JOHN CLAYTON

Clayton: Why Seahawks couldn’t offer what Titans did to get Julio Jones

Jun 7, 2021, 12:16 PM
Seahawks Julio Jones Titans...
The Seahawks reportedly had interest in Julio Jones, but he went to Tennessee. (Getty)
(Getty)

Julio Jones won’t be the newest Seahawks wide receiver, but it makes a lot of sense for the Atlanta Falcons to trade Jones to the Tennessee Titans.

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Even though the Falcons didn’t get the first-round pick they sought for Jones, they got good value out of the deal as the Titans checked the boxes for what they wanted. The main prize in Atlanta’s return is a 2022 second-round pick, which carries more value than in most years because of what’s being called the Super Senior option.

The Super Senior option allows college seniors to stay in school for a second senior year in 2021. There were 1,046 players who went back to school. That left the 2021 draft with around 800 players eligible to be taken, much less than any other year.

That’s not all Atlanta got for Jones. Because the Titans add Jones to a lineup that already has wide receivers A.J. Brown and Josh Reynolds and halfback Derrick Henry, their second-round pick that Atlanta now receives could end up in the lower part of the round. As a result, the Titans also threw in a fourth-round pick in 2023. The Falcons gave them back a sixth-round pick in 2023.

It’s doubtful any other team was offering anything higher than a second-rounder to the Falcons for Jones.

Another big item is that the Titans were willing to take on Jones’ entire $15.3 million base salary. The Falcons didn’t have to contribute a dime to let him go in the trade. The Falcons had only $285,000 of salary cap room and couldn’t sign their draft choices if they kept Jones. While they still had to take on $7.75 million of dead money on their 2021 cap, they freed up $7.55 million of cap room.

Based on the deal the Falcons eventually got for Jones, there was no way the Seahawks were going to be in the final mix. Sure, Seattle general manager John Schneider will stay in touch on most deals, but the Seahawks have only $6.8 million of cap room and wouldn’t have been able to take on the $15.3 million guaranteed base. Jones, who is on a $22 million a year contract, certainly wasn’t going to take a paycut, and I’m not even sure if the Seahawks were willing to give up a second-round pick.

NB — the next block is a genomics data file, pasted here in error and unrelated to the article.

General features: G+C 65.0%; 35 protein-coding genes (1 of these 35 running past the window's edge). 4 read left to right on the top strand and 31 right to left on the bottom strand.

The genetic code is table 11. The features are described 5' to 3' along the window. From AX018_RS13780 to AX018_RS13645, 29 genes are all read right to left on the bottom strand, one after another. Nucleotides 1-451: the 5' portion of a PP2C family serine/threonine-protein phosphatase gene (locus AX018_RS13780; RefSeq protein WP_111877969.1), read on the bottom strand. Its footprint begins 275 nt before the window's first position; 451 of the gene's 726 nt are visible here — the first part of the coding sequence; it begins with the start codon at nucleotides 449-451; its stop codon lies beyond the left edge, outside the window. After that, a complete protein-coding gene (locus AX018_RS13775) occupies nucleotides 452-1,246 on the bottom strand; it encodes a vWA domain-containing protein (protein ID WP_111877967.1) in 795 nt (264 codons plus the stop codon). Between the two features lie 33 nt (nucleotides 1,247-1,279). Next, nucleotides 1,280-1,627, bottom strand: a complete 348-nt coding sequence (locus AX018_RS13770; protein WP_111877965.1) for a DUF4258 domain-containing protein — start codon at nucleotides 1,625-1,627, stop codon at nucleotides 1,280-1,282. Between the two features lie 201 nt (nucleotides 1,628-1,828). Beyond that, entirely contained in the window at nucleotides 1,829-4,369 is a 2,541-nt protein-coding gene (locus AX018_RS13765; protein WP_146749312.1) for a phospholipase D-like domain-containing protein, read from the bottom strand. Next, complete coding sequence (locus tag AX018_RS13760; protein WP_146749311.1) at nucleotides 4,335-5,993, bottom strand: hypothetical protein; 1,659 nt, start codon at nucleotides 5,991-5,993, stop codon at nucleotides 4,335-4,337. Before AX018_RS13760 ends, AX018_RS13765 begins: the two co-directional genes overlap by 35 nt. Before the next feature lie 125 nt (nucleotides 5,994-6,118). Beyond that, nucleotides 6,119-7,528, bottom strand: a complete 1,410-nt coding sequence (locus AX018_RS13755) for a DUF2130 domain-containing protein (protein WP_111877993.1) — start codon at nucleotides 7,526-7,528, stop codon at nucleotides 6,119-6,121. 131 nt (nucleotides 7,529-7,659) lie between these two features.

The good news for the Seahawks is that Jones is not going to the San Francisco 49ers, their NFC West rival. San Francisco head coach Kyle Shanahan was Jones’ offensive coordinator during the Falcons’ Super Bowl year, and adding Jones would have made the 49ers’ offense scary.

In a sense, though, you can say Jones will be coming to Seattle. The Titans visit the Seahawks in Week 2.

In other Seahawks news, Russell Wilson and Bobby Wagner ended their boycotts and came in for OTAs this week. It was time. Tampa Bay quarterback Tom Brady was one of the biggest advocates of the OTA boycotts but he showed up last week in Buccaneers headquarters. Now Wilson can start working with offensive coordinator Shane Waldron and his new offense in OTAs and minicamp.

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Clayton: Why Seahawks couldn’t offer what Titans did to get Julio Jones